Brett: You’re pointing out a minority opinion there. I think culture is still stuck in that second part of what you were saying.
Originally we thought that we were at the center of the universe. This was the religious conception of man’s place in the cosmos. Earth was surrounded by the celestial spheres and everything orbited around it. So we were the inheritors of the entire universe, and God had gifted us with this.
Then science showed us that, in fact, we’re not at a particularly special place in the universe. This is the cosmological principle, this idea that the universe is roughly the same at every single place and we are just one of those particularly unspecial places.
Not only are we unspecial in the cosmological sense, but biologically we’re nothing particularly special, either. We’re just on the continuum between bacteria to cockroaches through to dogs and chimpanzees.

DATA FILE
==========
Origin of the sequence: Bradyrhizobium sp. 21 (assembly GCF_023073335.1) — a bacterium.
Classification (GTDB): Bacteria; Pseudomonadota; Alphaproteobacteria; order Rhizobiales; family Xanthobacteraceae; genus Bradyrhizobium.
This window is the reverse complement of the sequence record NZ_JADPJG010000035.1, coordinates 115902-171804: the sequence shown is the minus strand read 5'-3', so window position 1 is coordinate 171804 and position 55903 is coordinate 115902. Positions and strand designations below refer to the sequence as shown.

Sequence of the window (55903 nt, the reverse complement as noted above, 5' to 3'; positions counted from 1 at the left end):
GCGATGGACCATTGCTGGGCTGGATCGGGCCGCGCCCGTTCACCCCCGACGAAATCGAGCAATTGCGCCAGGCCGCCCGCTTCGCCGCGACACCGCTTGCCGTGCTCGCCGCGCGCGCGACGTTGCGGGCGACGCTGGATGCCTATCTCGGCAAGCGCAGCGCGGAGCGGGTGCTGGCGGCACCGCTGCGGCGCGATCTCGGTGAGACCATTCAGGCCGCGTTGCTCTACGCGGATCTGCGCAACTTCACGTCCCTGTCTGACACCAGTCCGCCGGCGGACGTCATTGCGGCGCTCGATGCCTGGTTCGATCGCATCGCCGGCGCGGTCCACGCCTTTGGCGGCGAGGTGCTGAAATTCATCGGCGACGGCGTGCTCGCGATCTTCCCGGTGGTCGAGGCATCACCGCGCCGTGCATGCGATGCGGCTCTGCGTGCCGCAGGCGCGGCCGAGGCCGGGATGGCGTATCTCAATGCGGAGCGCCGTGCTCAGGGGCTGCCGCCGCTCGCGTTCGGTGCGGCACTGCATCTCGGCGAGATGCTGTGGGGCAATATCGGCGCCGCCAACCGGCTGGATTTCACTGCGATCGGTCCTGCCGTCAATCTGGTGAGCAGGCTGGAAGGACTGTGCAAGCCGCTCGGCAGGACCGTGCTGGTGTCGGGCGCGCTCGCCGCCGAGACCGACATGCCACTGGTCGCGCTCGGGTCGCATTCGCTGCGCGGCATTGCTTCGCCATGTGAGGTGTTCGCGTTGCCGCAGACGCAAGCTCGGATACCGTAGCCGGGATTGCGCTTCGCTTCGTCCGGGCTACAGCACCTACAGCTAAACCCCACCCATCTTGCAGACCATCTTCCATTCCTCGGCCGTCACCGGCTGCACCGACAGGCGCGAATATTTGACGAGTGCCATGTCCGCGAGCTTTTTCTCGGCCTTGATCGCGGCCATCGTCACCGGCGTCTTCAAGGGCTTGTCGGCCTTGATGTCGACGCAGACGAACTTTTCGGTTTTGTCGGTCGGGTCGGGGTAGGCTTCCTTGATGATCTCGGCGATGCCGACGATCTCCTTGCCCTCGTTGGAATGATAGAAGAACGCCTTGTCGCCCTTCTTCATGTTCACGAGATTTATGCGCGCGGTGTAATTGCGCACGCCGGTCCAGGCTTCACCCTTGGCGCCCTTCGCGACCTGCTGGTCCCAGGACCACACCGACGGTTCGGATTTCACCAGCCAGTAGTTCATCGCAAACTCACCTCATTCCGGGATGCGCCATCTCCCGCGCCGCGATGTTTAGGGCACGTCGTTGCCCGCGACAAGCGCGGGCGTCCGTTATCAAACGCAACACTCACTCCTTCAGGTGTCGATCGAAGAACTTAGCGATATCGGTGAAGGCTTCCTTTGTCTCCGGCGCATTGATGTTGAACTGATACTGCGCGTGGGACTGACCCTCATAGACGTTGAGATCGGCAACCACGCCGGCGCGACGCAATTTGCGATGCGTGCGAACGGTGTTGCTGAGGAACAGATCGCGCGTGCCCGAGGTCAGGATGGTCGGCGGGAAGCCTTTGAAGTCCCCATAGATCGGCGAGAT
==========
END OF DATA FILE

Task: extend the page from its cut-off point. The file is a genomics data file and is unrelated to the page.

An astrophysicist I absolutely love on almost every other topic, Neil deGrasse Tyson, was talking about how chimpanzees are a lot smarter than we think and how we might not be much better. This is what almost everyone thinks.
This third view that a lot of us are trying to promote now is that it’s not a slight quantitative difference between chimpanzees and us. There is a continuum between bacteria to cockroaches to dogs and chimpanzees, but we’re off-axis.
We are qualitatively different. All we need to do is open our eyes. You look out your window at that beautiful city that happens to be out there that cannot be explained by this gradual increase of biological complexity.